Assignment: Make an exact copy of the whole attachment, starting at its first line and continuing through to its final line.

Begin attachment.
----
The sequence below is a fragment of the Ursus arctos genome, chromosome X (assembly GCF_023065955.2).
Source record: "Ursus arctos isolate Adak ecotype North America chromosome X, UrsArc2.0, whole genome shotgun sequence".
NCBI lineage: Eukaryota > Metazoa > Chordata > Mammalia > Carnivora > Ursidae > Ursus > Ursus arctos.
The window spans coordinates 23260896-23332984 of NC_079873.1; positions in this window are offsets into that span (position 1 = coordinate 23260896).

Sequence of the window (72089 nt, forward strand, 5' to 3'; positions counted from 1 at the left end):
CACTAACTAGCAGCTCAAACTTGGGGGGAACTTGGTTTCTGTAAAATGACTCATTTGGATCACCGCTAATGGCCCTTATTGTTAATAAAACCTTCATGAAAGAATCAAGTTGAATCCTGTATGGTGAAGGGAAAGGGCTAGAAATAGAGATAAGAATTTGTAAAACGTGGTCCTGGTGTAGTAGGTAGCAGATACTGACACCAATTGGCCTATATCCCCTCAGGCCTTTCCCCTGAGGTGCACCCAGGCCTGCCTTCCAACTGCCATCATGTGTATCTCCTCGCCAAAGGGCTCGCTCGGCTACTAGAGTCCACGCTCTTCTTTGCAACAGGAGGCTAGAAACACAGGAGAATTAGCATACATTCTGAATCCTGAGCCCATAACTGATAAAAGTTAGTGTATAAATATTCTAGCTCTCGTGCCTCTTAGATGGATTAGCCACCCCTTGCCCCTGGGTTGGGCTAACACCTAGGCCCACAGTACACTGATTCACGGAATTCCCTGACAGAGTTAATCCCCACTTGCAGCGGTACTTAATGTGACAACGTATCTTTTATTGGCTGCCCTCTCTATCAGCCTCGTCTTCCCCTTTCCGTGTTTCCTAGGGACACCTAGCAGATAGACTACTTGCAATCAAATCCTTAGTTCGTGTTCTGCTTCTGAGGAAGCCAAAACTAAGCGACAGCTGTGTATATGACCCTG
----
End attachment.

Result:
The sequence below is a fragment of the Ursus arctos genome, chromosome X (assembly GCF_023065955.2).
Source record: "Ursus arctos isolate Adak ecotype North America chromosome X, UrsArc2.0, whole genome shotgun sequence".
NCBI lineage: Eukaryota > Metazoa > Chordata > Mammalia > Carnivora > Ursidae > Ursus > Ursus arctos.
The window spans coordinates 23260896-23332984 of NC_079873.1; positions in this window are offsets into that span (position 1 = coordinate 23260896).

Sequence of the window (72089 nt, forward strand, 5' to 3'; positions counted from 1 at the left end):
CACTAACTAGCAGCTCAAACTTGGGGGGAACTTGGTTTCTGTAAAATGACTCATTTGGATCACCGCTAATGGCCCTTATTGTTAATAAAACCTTCATGAAAGAATCAAGTTGAATCCTGTATGGTGAAGGGAAAGGGCTAGAAATAGAGATAAGAATTTGTAAAACGTGGTCCTGGTGTAGTAGGTAGCAGATACTGACACCAATTGGCCTATATCCCCTCAGGCCTTTCCCCTGAGGTGCACCCAGGCCTGCCTTCCAACTGCCATCATGTGTATCTCCTCGCCAAAGGGCTCGCTCGGCTACTAGAGTCCACGCTCTTCTTTGCAACAGGAGGCTAGAAACACAGGAGAATTAGCATACATTCTGAATCCTGAGCCCATAACTGATAAAAGTTAGTGTATAAATATTCTAGCTCTCGTGCCTCTTAGATGGATTAGCCACCCCTTGCCCCTGGGTTGGGCTAACACCTAGGCCCACAGTACACTGATTCACGGAATTCCCTGACAGAGTTAATCCCCACTTGCAGCGGTACTTAATGTGACAACGTATCTTTTATTGGCTGCCCTCTCTATCAGCCTCGTCTTCCCCTTTCCGTGTTTCCTAGGGACACCTAGCAGATAGACTACTTGCAATCAAATCCTTAGTTCGTGTTCTGCTTCTGAGGAAGCCAAAACTAAGCGACAGCTGTGTATATGACCCTG